The Position

  • Train, supervise, and schedule all volunteer law students and lawyers engaged in work with the estate planning clinic.
  • Maintain all client files as required.
  • Respond to all client requests for estate planning clinic services.
  • Schedule estate planning clinic appointments for clients and communicate relevant details to clients and volunteers.
  • Attend all estate planning clinics to ensure support and required technology are properly provided for all volunteers and clients.
  • Attend community meetings and gatherings for legal aid providers or prospective clients, including but not limited to the Coalition for Access to Legal Resources (CALR) quarterly meeting and the Wisconsin Department of Human Services Office on Aging work group focused on the legal needs of the elderly.
  • Assess and recommend for consideration additional estate planning clinic locations and services.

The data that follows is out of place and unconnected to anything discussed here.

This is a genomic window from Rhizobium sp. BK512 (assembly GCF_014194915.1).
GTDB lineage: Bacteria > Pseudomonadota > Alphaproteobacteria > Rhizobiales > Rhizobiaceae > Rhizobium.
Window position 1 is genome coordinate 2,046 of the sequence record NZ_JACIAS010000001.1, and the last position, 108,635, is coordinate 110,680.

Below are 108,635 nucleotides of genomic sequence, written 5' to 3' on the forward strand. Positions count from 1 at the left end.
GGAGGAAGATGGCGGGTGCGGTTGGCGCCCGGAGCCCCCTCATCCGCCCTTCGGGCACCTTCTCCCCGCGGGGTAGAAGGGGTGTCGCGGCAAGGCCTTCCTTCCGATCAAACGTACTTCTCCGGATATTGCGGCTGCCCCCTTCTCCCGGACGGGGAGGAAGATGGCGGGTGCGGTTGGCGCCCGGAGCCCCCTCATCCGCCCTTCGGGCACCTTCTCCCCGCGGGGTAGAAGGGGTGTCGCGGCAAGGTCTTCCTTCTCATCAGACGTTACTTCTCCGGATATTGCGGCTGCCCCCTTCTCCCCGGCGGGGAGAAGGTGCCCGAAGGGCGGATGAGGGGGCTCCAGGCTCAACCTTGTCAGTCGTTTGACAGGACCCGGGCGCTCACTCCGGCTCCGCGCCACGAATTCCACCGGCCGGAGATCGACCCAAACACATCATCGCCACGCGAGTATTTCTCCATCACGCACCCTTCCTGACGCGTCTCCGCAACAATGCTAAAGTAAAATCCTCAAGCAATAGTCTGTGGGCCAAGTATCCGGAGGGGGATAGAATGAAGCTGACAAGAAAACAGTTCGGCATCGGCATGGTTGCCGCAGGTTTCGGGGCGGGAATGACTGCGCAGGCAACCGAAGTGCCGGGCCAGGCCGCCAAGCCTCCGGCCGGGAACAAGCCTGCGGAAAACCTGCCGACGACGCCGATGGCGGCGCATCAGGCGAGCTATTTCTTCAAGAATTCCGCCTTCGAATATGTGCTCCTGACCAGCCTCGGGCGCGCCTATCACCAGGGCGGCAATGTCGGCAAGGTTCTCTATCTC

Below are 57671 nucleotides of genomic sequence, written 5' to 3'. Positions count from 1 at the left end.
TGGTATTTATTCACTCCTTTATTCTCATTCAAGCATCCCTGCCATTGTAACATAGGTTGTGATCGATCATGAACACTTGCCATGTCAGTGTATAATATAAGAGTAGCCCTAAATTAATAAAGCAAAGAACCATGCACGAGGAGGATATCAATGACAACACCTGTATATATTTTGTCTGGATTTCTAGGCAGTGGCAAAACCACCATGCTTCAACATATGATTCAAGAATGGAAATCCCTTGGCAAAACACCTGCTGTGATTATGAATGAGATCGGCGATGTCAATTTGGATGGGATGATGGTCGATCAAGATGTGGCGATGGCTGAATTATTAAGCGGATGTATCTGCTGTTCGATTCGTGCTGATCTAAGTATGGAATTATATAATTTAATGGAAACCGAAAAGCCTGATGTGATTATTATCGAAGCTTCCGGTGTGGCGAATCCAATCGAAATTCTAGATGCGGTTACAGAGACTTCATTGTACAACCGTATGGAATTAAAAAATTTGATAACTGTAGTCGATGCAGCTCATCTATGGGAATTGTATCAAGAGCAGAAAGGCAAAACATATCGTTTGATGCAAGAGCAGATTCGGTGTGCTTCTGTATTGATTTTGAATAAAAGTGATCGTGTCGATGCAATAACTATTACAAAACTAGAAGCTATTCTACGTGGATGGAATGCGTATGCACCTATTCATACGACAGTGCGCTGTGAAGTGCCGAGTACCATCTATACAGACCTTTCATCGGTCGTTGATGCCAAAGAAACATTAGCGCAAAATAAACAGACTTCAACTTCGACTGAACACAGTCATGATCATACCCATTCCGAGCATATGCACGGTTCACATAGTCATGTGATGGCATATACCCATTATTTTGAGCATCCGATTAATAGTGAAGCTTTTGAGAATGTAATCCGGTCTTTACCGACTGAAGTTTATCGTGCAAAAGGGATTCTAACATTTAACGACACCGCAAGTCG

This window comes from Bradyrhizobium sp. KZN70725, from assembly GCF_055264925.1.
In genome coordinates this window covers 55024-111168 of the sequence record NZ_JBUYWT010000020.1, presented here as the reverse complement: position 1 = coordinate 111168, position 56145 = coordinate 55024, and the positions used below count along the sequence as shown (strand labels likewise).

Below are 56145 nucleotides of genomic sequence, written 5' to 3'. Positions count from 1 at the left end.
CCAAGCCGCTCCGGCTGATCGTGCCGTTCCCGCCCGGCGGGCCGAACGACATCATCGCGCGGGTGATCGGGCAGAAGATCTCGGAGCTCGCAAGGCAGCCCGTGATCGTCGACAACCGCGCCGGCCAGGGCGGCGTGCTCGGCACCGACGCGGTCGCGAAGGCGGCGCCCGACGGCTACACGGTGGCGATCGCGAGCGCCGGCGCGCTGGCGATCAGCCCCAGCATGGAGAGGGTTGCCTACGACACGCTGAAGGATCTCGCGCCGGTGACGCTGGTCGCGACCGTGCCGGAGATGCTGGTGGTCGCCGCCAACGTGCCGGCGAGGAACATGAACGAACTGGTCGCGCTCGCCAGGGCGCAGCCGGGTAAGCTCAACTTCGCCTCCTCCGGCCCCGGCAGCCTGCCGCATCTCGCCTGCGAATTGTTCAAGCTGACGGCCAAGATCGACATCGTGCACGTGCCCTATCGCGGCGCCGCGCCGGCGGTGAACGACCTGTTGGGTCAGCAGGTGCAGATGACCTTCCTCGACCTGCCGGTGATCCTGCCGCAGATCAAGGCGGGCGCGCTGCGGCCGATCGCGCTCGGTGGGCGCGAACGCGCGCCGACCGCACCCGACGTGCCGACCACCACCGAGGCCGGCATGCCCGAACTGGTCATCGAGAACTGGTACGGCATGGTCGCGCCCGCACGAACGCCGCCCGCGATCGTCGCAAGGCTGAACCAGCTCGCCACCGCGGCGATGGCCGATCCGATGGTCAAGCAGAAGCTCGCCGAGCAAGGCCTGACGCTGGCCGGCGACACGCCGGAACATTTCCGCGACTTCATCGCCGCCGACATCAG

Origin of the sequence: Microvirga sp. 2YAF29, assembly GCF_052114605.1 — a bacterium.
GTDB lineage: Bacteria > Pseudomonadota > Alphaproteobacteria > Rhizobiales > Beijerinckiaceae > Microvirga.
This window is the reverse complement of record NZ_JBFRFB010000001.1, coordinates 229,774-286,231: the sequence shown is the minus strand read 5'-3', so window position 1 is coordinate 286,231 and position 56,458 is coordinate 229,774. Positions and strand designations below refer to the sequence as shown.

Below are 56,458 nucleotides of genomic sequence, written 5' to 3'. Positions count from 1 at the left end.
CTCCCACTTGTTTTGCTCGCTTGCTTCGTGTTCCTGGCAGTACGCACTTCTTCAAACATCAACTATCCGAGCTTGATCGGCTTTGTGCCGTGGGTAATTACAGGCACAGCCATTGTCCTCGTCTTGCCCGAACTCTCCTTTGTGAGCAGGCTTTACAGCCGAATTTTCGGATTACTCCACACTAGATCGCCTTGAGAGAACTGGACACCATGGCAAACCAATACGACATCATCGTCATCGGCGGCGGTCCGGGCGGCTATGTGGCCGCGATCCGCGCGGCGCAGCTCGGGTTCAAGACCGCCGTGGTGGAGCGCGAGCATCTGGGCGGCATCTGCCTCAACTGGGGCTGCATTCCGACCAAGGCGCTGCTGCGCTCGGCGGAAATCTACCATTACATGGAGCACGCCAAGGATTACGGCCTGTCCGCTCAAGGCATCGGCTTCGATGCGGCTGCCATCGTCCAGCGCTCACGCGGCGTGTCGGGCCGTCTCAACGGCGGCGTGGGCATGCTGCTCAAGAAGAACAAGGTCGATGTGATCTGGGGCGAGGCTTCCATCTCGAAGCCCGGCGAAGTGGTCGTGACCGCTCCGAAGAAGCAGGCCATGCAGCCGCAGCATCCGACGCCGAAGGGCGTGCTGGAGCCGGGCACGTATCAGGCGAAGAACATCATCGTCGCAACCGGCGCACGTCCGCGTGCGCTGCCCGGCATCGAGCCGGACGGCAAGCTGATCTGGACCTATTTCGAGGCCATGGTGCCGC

• Participate in the more general but relevant work of the Law School’s Office of Public Service
  • Perform other duties and responsibilities as required, assigned, or requested.

Is this your dream opportunity?  See the full-post on PSJD.

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Job’o’th’Week (Entry Level Edition)

Help Wanted

Photo: Brenda Gottesman – CC License

Emergency Response Staff Attorney

The Organization: 

Coalition to Abolish Slavery & Trafficking (CAST)  is the first organization in the country dedicated exclusively to serving survivors of human trafficking, the Coalition to Abolish Slavery and Trafficking (www.castla.org) assists persons trafficked for the purpose of forced labor and slavery-like practices and to work toward ending all instances of such human rights violations. CAST was established in 1998 in the wake of the El Monte sweatshop case where 72 Thai garment workers were kept for eight years in slavery and debt bondage. Following a community outcry for an organization to respond to surfacing cases of human trafficking, CAST was and remains one of a handful of providers nationally that provide comprehensive services to survivors of slavery and trafficking. CAST is amongst the few organizations that carry the mission of both serving victims while also conducting advocacy to promote change that will better protect victims and prevent future cases of trafficking.